A recently published study has found that all three Omicron subvariants affect the efficacies of current vaccines and antibody treatments.
Since its discovery in November of last year, the Omicron variant has led to a huge surge in cases across the world. Not only has it become the dominant strain worldwide, but also caused countries to re-impose lockdown measures. The emergence of Omicron has further revealed the rise in two subvariants: BA.1.1 and BA.2. Although BA.2, also called stealth Omicron, was once the dominant strain, it has now been replaced by BA.1.1. Currently, BA.1.1 accounts for approximately 40% of all global Omicron cases. Due to the varying number of genetic mutations within the spike protein of all three subvariants, researchers continue to closely monitor their spread.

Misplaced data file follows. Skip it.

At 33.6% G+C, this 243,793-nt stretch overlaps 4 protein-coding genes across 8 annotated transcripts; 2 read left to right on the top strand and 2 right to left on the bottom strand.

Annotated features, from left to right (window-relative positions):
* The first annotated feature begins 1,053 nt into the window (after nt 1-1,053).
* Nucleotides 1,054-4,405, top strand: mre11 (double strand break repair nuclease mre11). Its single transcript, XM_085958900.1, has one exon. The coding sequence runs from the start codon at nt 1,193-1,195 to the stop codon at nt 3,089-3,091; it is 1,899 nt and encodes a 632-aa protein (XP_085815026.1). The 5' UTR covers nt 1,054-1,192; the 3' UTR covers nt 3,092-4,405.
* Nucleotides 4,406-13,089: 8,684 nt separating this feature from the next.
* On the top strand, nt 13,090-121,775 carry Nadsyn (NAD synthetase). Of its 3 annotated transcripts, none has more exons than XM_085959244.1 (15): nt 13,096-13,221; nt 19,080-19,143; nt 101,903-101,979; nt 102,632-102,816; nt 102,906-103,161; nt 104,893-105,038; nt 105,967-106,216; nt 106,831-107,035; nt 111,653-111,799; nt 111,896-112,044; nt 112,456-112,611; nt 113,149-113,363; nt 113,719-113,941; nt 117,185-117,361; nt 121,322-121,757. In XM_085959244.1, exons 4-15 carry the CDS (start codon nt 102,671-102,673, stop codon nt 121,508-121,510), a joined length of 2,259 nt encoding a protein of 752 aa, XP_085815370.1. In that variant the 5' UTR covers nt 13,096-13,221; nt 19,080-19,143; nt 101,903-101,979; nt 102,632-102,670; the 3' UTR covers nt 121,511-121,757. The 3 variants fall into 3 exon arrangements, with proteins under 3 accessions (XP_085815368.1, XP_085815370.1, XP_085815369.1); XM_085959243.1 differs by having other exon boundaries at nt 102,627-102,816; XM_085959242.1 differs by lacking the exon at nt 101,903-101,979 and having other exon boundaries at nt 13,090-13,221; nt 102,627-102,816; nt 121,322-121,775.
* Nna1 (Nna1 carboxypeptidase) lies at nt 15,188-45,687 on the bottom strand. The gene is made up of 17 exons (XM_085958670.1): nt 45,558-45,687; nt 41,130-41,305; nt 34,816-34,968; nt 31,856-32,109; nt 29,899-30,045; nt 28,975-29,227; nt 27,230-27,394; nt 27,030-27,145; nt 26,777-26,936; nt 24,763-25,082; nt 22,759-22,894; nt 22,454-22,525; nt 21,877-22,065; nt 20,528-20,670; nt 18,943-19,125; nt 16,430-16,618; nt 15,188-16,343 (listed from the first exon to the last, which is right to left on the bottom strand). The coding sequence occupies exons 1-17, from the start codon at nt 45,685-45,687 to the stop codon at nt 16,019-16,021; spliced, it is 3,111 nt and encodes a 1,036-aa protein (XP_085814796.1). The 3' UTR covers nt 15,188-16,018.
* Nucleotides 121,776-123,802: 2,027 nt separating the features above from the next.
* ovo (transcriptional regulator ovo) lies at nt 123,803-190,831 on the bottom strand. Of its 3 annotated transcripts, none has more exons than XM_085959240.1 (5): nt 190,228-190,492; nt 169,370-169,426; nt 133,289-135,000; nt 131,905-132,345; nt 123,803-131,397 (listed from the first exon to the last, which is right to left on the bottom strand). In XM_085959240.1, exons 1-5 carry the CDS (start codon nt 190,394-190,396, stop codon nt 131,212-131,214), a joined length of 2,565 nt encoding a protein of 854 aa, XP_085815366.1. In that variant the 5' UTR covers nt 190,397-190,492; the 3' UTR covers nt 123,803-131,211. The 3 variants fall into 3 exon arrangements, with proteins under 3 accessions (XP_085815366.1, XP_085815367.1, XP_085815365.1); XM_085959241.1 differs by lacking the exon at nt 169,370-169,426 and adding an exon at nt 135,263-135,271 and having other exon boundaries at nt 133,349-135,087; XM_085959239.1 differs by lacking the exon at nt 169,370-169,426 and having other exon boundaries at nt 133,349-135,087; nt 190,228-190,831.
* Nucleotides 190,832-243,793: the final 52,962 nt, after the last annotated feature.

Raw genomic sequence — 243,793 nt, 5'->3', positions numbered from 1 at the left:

Recently, researchers at the University of Hong Kong and Columbia University investigated the antibody-escaping ability of all three Omicron subvariants. They tested blood samples from individuals who had either received either of the two mRNA vaccines or were infected by the wild-type SARS-CoV-2. Results revealed decreased activity against both BA.1.1 and BA.2. However, samples from individuals who had received three mRNA shots demonstrated a lower decline in neutralization. Thus, revealing the importance of booster shots in enhancing immunity.
The researchers further tested the efficacy of 19 monoclonal antibodies. According to the results, 17 out of 19 antibodies demonstrated ineffectiveness against the BA.2 subvariant. However, the newly authorized monoclonal antibody, bebtelovimab, could effectively treat all three Omicron subvariants.
The study authors suggest that as new variants continue to emerge, researchers should carry on working on more effective therapeutic options.
Sho Iketani et al, Antibody evasion properties of SARS-CoV-2 Omicron sublineages, Nature (2022). DOI: 10.1038/s41586-022-04594-4